Gems of our Washington State Parks
DALLESPORT, Klickitat County — It’s hard to overstate the grandeur of the Columbia River Gorge, and Columbia Hills State Park takes in a sweeping mountainside of that grandeur, plus a riverside trove of cultural artifacts that may be unmatched in the Northwest.
For an experience nothing like what you might find at crowded parks such as Deception Pass, drive up winding, graveled Dalles Mountain Road here and search out the one-room pioneer hut — “cabin” is too grand a term — built by Henry Brune, a German war hero from the Franco-Prussian War of 1870.
Stand alone at his doorway — you might be the only person for miles around — and look down on countless graduated slopes and plateaus of windblown grassland and high desert. Built by lava flows and scoured by ancient floods, the land is crinkled from time and erosion, probably much like the lined face of Brune himself were he still around to take it in.
- Anonymous donor pays off landslide victim's $360K mortgage
- Could Chris Polk be a fit for the Seahawks?
- Seattle-to-suburb commuters prefer urban lifestyle
- Fire destroys Bellevue auto showroom, dozens of cars
- A Midcentury modern home for the history books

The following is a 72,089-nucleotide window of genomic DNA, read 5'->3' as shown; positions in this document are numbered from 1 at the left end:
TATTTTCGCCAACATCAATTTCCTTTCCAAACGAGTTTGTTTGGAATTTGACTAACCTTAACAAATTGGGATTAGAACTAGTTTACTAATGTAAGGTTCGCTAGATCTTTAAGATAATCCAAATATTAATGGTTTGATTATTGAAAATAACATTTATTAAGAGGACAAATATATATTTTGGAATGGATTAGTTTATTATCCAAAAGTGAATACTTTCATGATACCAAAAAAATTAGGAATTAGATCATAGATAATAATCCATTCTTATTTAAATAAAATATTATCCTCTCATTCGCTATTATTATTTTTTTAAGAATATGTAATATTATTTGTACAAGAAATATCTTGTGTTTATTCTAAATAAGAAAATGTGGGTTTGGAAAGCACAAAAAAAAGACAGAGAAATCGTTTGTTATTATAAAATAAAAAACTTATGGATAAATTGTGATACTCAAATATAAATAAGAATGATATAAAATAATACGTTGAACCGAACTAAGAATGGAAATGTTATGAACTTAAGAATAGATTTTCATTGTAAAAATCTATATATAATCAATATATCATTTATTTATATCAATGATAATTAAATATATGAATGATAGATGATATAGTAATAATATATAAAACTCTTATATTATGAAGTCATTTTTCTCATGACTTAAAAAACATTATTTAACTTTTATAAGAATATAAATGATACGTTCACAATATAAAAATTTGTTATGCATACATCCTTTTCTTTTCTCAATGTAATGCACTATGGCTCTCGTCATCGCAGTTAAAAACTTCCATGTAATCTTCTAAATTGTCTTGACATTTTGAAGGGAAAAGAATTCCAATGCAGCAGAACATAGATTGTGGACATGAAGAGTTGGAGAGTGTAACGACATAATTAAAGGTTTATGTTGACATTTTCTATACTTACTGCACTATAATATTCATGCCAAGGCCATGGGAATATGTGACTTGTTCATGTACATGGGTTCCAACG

Most Read Stories
In April and May, cheerful yellow flowers of arrowleaf balsamroot waggle in the breezes next to purple lupine among the grasses. Pockets of gnarled oaks and Osage orange, planted by early settlers, line gulches.
On a clear day, Mount Hood rises like a shark fin to the southwest, across the Columbia River. If you hike from the park’s upper boundary two miles up a gated road to the top of 3,200-foot Stacker Butte, you get an eyeful of Hood, Mount Adams, Mount Rainier, Mount Jefferson and more in “a 360-degree view that will just knock your socks off,” says Ranger Andy Kallinen, who runs this 3,338-acre park in south-central Washington.
What makes it a gem
Upland grandeur aside, the cultural artifacts documenting Native American life on the river’s shore, along with history related to the Lewis and Clark Expedition, put this park on our Seattle Times “state park gems” list.
For hundreds of years the riverbank here was the site of the native Wishram people’s main village, called Nix lui dix, or “The Trading Place.” Situated between famed Celilo Falls and narrow river channels just downstream, it was an ideal place to catch salmon, attracting tribes from throughout the Pacific Northwest to fish and trade.
Explorers Lewis and Clark stayed at the village on both legs of their journey, westward in 1805 and returning east the following spring. They wrote of it as the first place in the Northwest they found “large and comodious (sic)” native homes built of wood — Chinookan-style lodges.